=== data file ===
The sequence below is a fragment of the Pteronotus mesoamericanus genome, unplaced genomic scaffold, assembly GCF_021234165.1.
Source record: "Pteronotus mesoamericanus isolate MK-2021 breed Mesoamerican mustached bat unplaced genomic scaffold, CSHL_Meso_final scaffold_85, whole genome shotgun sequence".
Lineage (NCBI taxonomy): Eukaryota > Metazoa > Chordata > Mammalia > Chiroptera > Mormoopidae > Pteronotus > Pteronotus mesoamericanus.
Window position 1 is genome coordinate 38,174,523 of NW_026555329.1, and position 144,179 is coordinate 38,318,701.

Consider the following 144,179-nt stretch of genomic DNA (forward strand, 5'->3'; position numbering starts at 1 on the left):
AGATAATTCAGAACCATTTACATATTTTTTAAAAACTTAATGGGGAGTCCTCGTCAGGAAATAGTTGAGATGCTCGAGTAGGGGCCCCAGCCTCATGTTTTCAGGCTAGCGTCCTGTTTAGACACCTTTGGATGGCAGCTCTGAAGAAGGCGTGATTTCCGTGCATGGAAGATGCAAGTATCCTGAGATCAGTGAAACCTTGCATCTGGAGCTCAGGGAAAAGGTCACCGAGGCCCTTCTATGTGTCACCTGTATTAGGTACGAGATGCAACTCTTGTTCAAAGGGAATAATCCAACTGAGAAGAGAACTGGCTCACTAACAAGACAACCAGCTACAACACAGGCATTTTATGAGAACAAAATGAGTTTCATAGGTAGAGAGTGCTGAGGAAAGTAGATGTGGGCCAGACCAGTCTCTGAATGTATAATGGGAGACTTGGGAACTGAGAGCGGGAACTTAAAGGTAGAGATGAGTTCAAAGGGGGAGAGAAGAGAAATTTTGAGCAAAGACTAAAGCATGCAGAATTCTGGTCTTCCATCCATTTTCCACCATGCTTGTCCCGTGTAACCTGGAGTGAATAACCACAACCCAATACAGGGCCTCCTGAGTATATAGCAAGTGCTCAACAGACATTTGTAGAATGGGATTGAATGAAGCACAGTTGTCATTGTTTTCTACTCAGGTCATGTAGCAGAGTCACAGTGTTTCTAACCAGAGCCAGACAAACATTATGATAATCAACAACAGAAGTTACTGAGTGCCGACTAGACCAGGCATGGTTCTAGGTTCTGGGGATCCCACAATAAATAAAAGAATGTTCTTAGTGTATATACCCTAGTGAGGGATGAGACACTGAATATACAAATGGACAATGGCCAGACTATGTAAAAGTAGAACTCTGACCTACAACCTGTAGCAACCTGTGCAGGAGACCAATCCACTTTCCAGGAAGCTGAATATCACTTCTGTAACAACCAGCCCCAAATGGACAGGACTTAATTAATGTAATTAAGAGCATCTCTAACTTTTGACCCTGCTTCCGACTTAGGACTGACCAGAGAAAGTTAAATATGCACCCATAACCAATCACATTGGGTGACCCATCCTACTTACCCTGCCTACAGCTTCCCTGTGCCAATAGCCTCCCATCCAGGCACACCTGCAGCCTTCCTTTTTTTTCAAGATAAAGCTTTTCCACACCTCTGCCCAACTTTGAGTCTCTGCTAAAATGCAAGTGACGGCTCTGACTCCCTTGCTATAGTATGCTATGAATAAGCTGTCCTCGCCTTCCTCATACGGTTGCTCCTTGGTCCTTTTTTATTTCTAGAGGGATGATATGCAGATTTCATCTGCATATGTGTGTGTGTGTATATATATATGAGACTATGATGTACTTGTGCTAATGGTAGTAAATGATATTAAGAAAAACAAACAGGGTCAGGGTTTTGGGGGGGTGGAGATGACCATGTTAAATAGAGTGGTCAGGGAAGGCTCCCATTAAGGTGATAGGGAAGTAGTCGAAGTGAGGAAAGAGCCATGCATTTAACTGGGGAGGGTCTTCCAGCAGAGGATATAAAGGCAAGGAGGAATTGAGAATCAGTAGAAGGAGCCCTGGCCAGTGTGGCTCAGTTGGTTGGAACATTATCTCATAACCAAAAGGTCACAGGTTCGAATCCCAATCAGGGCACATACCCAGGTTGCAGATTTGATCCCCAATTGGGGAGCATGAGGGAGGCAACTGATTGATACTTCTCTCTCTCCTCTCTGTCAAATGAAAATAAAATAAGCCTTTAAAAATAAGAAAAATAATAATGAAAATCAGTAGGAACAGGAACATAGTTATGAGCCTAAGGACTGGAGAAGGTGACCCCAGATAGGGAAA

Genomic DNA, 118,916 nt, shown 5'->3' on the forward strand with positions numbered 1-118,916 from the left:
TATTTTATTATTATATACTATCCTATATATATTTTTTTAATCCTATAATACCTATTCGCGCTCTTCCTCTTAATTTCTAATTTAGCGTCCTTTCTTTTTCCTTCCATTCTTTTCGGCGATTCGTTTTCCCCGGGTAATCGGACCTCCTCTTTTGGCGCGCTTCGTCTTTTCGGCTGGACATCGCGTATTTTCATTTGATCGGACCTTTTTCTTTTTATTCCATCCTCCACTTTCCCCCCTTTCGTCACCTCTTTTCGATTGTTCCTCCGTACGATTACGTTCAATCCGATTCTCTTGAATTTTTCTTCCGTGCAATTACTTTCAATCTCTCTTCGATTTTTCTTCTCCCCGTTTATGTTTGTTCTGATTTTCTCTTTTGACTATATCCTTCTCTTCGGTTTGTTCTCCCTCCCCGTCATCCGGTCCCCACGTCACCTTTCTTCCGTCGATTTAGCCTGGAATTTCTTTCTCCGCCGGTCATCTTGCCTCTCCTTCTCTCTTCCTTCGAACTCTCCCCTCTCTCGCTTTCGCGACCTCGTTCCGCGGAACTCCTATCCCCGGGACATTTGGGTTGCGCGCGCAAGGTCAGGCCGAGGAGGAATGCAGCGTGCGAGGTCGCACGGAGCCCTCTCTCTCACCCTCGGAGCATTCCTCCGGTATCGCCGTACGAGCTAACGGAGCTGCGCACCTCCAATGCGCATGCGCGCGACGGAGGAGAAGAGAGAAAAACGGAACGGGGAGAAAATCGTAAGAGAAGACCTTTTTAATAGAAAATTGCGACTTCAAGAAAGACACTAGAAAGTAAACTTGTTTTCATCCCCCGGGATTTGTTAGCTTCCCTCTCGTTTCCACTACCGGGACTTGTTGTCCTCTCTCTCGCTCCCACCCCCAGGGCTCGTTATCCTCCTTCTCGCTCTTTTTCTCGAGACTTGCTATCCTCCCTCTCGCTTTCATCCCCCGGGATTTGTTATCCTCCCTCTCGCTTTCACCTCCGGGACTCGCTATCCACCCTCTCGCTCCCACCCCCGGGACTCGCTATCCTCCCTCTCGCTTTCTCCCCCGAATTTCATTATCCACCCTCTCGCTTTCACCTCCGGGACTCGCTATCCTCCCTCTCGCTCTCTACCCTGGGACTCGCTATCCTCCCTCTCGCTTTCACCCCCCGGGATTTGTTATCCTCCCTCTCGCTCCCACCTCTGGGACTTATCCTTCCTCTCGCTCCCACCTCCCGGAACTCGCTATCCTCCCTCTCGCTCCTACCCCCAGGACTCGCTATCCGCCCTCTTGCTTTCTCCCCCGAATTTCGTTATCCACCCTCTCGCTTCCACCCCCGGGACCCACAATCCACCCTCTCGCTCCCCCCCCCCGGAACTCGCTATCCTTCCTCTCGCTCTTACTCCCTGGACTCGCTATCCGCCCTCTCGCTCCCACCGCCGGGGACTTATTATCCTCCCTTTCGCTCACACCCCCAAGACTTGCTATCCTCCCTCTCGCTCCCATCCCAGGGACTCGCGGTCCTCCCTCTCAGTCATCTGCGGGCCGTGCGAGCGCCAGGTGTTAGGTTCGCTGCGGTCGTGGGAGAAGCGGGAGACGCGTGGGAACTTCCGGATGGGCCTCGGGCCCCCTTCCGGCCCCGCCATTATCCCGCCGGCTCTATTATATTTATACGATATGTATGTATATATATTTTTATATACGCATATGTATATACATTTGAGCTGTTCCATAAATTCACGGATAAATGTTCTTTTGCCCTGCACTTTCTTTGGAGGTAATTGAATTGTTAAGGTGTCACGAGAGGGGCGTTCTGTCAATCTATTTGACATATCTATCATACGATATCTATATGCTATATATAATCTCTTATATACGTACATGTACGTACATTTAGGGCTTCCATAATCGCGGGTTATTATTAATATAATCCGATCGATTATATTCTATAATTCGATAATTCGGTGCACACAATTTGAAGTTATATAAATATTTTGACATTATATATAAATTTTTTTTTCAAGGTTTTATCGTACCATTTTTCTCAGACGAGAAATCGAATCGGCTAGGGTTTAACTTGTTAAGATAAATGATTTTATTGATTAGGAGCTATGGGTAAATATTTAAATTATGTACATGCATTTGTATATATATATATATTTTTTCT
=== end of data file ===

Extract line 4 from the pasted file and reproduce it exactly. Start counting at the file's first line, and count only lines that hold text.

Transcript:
Window position 1 is genome coordinate 38,174,523 of NW_026555329.1, and position 144,179 is coordinate 38,318,701.